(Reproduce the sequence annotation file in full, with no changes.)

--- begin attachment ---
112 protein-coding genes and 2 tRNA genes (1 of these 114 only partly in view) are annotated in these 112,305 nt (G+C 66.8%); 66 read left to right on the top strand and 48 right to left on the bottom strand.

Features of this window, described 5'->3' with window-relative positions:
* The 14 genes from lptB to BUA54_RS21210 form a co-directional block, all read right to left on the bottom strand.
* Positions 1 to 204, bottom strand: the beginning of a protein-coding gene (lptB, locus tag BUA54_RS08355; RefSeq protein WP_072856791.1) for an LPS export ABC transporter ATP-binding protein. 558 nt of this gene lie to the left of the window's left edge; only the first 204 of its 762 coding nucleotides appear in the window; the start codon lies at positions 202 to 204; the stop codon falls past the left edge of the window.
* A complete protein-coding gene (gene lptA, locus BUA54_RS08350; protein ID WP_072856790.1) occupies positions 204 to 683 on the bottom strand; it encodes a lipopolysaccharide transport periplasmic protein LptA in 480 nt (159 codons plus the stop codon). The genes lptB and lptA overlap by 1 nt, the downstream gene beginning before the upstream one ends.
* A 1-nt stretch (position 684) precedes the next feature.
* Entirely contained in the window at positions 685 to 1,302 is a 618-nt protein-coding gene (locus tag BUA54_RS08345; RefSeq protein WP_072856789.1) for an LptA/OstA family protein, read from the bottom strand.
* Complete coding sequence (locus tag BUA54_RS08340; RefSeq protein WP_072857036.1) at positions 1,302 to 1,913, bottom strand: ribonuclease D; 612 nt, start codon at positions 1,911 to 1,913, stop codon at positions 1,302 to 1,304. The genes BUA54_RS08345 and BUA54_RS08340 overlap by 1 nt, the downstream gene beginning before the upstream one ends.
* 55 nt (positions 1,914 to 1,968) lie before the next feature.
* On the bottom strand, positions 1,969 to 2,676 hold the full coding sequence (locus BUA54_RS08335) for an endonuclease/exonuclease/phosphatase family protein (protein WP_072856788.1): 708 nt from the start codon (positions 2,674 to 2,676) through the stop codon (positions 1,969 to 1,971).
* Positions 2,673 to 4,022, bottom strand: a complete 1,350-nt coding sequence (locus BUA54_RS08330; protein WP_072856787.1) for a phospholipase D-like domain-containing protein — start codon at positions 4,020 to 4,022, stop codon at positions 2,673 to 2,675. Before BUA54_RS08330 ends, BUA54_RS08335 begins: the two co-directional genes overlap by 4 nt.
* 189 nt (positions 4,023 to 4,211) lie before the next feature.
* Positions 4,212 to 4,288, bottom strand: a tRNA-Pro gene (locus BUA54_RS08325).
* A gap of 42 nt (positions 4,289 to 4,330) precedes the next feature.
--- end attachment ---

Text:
112 protein-coding genes and 2 tRNA genes (1 of these 114 only partly in view) are annotated in these 112,305 nt (G+C 66.8%); 66 read left to right on the top strand and 48 right to left on the bottom strand.

Features of this window, described 5'->3' with window-relative positions:
* The 14 genes from lptB to BUA54_RS21210 form a co-directional block, all read right to left on the bottom strand.
* Positions 1 to 204, bottom strand: the beginning of a protein-coding gene (lptB, locus tag BUA54_RS08355; RefSeq protein WP_072856791.1) for an LPS export ABC transporter ATP-binding protein. 558 nt of this gene lie to the left of the window's left edge; only the first 204 of its 762 coding nucleotides appear in the window; the start codon lies at positions 202 to 204; the stop codon falls past the left edge of the window.
* A complete protein-coding gene (gene lptA, locus BUA54_RS08350; protein ID WP_072856790.1) occupies positions 204 to 683 on the bottom strand; it encodes a lipopolysaccharide transport periplasmic protein LptA in 480 nt (159 codons plus the stop codon). The genes lptB and lptA overlap by 1 nt, the downstream gene beginning before the upstream one ends.
* A 1-nt stretch (position 684) precedes the next feature.
* Entirely contained in the window at positions 685 to 1,302 is a 618-nt protein-coding gene (locus tag BUA54_RS08345; RefSeq protein WP_072856789.1) for an LptA/OstA family protein, read from the bottom strand.
* Complete coding sequence (locus tag BUA54_RS08340; RefSeq protein WP_072857036.1) at positions 1,302 to 1,913, bottom strand: ribonuclease D; 612 nt, start codon at positions 1,911 to 1,913, stop codon at positions 1,302 to 1,304. The genes BUA54_RS08345 and BUA54_RS08340 overlap by 1 nt, the downstream gene beginning before the upstream one ends.
* 55 nt (positions 1,914 to 1,968) lie before the next feature.
* On the bottom strand, positions 1,969 to 2,676 hold the full coding sequence (locus BUA54_RS08335) for an endonuclease/exonuclease/phosphatase family protein (protein WP_072856788.1): 708 nt from the start codon (positions 2,674 to 2,676) through the stop codon (positions 1,969 to 1,971).
* Positions 2,673 to 4,022, bottom strand: a complete 1,350-nt coding sequence (locus BUA54_RS08330; protein WP_072856787.1) for a phospholipase D-like domain-containing protein — start codon at positions 4,020 to 4,022, stop codon at positions 2,673 to 2,675. Before BUA54_RS08330 ends, BUA54_RS08335 begins: the two co-directional genes overlap by 4 nt.
* 189 nt (positions 4,023 to 4,211) lie before the next feature.
* Positions 4,212 to 4,288, bottom strand: a tRNA-Pro gene (locus BUA54_RS08325).
* A gap of 42 nt (positions 4,289 to 4,330) precedes the next feature.